project WORLDVIEW  choice info         copyright 2022               Home         

Related Words, Beliefs, Background for Choice #27

Worldview Theme #203A: Hierarchical Rigidity                 Worldview Theme #203B: Egalitarian Progressive

for a summary read these 5 entries in order: conservatism, social status, patriarchy /patriarchal society, chain of command, wage and wealth inequality  

for a summary read these 5 entries in order: social justice, wealth inequality & capitalism, wealth redistribution of,
affirmative action, progressive taxation

affirmative actionin decision-making related to offering jobs or extending other opportunities to individual applicants, preferentially favoring members of some minority group to make up for this group’s past, unjust exclusion from the chance to have certain employment, educational or other opportunities.    

androcentrism–a male-centered, male-oriented viewpoint in which human history and culture are seen and interpreted from a masculine point of view.  Ecofeminists have linked this to anthropocentrism

attentuate--to decrease in value, size, force; to diminish or weaken

authoritarianism– a form of social control that requires individuals relinquish certain rights and strictly obey the dictates of whomever is making these demands (and enforcing them): a national government, political party, dogmatic religious organization, etc.  The authoritarian regimes are typically undemocratic and often oppressive

authoritarianism and collectivism–are alike in that in both the individual gives up certain rights and aspirations and conforms to the beliefs, goals, and expectations of the larger whole (nation, political party, religious group, working group. etc.) that he or she is part of.  They typically differ though in the manner in which members submit to such authority: authoritarian institutions are undemocratic and affected individuals have no real choice, whereas many collectives operate with voluntary participation and leadership seeks consensus agreement of members.   

authoritarian personality–describes one who rigidly conforms, is intolerant,  prefers living in an authoritarian system, and seeks servile acceptance of that authority and obedience.  Note that those actually in the positions of authority may not possess this type of personality

bureaucracy—refers to the (typically non-elected) administrative staff of a government or large organization who make sure that laws/ rules are followed,  policies are carried out per higher level agreement, paperwork is completed, etc..  Bureaucracies are often organized in hierarchical fashion to promote efficiency. Critics charge they are part of a “machine” in which those who value individual freedom are trapped like “cogs.”  Anarchists and others prefer less centralized /less hierarchical structures. 

caste--hereditary social class; see also caste system

caste system–a system of social stratification prevalent in Asia (especially India) where one's status is dictated by religion / your parents' status, etc.  UNICEF estimates that related discrimination affects 250 million people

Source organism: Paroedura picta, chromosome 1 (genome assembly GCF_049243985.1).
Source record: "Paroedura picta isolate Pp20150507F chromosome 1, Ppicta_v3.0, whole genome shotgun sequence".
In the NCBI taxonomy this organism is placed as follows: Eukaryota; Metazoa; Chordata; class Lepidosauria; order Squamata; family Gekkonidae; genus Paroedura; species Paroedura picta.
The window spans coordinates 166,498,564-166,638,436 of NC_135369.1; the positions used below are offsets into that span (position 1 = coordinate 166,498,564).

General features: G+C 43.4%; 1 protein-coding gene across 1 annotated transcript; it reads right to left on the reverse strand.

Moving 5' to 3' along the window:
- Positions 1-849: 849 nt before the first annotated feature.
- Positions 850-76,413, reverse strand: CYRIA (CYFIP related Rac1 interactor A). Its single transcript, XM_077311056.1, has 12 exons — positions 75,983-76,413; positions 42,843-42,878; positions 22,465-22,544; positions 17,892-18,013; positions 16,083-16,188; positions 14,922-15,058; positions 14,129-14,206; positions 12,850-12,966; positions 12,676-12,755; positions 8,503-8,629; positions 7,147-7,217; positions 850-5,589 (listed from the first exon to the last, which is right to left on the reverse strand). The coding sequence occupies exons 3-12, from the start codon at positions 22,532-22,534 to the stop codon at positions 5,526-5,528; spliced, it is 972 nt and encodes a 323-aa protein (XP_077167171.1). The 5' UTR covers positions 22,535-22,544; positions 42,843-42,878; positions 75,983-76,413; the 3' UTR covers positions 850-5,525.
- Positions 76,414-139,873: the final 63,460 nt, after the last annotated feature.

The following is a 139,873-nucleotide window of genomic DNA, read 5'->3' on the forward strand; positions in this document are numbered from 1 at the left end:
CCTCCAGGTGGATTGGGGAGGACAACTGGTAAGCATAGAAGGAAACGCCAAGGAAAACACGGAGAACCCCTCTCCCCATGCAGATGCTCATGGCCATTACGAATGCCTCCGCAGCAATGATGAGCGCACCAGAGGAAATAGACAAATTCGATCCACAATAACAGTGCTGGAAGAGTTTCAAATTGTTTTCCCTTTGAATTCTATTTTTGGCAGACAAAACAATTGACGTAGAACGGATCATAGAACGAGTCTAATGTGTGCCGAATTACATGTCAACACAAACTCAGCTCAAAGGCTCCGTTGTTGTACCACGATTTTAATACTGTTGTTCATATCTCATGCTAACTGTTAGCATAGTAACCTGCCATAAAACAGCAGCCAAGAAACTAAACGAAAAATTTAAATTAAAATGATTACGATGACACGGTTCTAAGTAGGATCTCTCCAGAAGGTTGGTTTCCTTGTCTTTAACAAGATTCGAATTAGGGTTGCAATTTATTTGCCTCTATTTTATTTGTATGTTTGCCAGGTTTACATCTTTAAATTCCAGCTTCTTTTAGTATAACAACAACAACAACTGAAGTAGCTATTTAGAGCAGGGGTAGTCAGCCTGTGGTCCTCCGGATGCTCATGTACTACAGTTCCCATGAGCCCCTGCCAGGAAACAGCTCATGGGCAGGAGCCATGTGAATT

centralized vs. decentralized ways to govern, meet needs or provide services–to draw this contrast, consider energy installations.  Centralized energy installations are characterized by huge facilities for producing energy, require large capital investment, are owned by the government or large corporations, and depend on a complex distribution system to deliver energy to the point of end use.  Examples include large 1000 megawatt electric power plants and big oil refineries.  Contrast these with decentralized energy installations–characterized by small units for producing energy, owned by individuals, small businesses or communities, relatively little capital investment is required, and they are located where the demand for the energy is.  Examples include rooftop solar collectors, and basement natural gas powered cogeneration units for producing electricity, space heat and hot water. 

Chain of Being–the historically important idea that life on Earth is organized in hierarchical or ladder fashion, with the lowest, most insignificant creature at the bottom and the highest, most perfect at the top.  According to such progressive creationism as shaped by the book of Genesis, God's ultimate goal was the creation of Man, whose place in this scheme is at the top of the chain or ladder.  This idea influenced Western science as late as the middle of the 19th century, but ultimately gave way as the modern theory of biological evolution developed.  Its history can be traced back 2500 years to Aristotle. It was later added to by religious scholars to include belief that God's ultimate goal in His creation was Man.  Linnaeus (1707-1789) sought to reveal God's plan by classifying plants and animals—in his 1737 book Systema Naturae  Even after Darwin published his theory of evolution in 1859, many persisted in depicting evolution as culminating in Man.

chain of command / command hierarchy—within an organizational power structure this represents the order in which commands are issued and executed. For example, in a military chain of command leaders give orders only to those directly below them and receive orders only from those directly above them.